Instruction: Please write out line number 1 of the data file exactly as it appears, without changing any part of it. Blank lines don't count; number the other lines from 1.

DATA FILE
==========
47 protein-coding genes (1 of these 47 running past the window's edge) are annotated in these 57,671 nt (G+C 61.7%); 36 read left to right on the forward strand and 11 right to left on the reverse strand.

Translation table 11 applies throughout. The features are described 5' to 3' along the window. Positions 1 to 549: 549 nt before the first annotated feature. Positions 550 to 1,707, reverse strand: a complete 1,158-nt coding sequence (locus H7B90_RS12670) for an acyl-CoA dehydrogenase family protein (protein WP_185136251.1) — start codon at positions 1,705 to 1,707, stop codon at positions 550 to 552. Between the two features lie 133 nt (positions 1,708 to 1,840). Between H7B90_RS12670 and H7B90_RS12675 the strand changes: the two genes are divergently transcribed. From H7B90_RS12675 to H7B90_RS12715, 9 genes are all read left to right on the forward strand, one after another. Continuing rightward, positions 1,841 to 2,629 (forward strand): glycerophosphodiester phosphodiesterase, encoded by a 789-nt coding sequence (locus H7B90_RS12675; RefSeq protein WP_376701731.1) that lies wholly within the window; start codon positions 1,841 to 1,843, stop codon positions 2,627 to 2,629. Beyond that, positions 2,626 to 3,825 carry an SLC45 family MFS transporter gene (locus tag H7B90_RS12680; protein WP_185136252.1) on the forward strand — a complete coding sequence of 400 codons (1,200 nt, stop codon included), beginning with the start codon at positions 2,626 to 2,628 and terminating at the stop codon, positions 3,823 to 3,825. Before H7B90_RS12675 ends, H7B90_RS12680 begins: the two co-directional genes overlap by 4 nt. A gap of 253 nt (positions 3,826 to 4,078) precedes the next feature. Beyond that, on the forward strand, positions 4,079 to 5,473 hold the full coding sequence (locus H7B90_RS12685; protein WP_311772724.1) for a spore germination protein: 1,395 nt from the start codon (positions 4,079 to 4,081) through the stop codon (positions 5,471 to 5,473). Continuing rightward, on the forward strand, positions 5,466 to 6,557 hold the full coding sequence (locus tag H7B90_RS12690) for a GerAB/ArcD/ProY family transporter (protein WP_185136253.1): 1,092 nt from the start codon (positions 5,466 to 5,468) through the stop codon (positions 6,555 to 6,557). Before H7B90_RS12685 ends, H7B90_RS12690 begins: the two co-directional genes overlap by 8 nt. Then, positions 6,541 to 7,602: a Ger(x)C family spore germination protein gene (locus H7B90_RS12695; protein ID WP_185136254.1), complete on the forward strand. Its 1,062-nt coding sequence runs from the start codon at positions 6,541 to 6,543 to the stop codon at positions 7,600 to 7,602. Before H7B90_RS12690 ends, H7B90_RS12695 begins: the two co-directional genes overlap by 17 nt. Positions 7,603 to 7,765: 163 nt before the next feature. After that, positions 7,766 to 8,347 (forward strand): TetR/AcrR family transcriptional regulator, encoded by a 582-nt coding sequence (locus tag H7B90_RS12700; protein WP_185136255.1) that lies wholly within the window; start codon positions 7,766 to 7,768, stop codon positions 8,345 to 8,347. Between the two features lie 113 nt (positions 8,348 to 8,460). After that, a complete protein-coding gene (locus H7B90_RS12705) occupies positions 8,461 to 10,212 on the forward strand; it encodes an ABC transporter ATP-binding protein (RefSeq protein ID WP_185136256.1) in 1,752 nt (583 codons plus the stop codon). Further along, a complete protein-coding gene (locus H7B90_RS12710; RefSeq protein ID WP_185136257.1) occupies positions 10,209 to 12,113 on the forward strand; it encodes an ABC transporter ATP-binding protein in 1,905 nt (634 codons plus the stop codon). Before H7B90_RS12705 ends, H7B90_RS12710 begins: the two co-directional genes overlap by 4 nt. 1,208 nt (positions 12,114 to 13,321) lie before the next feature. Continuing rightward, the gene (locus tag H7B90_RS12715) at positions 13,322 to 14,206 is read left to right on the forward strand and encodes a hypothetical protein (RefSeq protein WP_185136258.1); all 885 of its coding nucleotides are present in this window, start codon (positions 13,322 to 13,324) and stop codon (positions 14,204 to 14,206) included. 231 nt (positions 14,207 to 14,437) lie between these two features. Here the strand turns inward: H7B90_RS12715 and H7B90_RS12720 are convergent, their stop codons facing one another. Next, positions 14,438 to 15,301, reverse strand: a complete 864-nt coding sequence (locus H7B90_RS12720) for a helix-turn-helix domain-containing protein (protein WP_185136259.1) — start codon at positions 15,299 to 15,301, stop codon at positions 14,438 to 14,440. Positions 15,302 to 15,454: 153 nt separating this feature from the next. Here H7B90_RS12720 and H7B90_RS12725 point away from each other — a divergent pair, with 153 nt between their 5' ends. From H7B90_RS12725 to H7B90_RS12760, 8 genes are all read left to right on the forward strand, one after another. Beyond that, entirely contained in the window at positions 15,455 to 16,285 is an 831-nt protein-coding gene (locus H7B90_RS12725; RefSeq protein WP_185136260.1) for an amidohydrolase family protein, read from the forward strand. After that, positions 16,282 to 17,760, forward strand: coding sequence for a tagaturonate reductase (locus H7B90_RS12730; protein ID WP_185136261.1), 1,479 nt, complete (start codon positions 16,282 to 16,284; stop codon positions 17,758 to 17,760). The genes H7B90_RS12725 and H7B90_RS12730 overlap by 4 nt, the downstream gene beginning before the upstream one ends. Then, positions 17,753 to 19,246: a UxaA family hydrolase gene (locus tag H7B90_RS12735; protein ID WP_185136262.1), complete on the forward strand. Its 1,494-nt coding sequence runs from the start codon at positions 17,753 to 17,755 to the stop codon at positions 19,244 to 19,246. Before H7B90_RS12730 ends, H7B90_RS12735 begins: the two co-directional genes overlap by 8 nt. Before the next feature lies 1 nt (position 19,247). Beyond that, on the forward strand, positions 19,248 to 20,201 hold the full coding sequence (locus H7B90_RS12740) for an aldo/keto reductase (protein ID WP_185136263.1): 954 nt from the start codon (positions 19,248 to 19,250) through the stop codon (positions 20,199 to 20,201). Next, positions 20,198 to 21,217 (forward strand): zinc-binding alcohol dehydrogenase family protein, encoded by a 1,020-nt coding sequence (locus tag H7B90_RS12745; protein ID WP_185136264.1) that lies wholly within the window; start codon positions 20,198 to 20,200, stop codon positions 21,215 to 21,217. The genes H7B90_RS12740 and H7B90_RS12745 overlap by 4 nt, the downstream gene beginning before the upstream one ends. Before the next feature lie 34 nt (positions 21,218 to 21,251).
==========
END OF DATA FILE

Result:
47 protein-coding genes (1 of these 47 running past the window's edge) are annotated in these 57,671 nt (G+C 61.7%); 36 read left to right on the forward strand and 11 right to left on the reverse strand.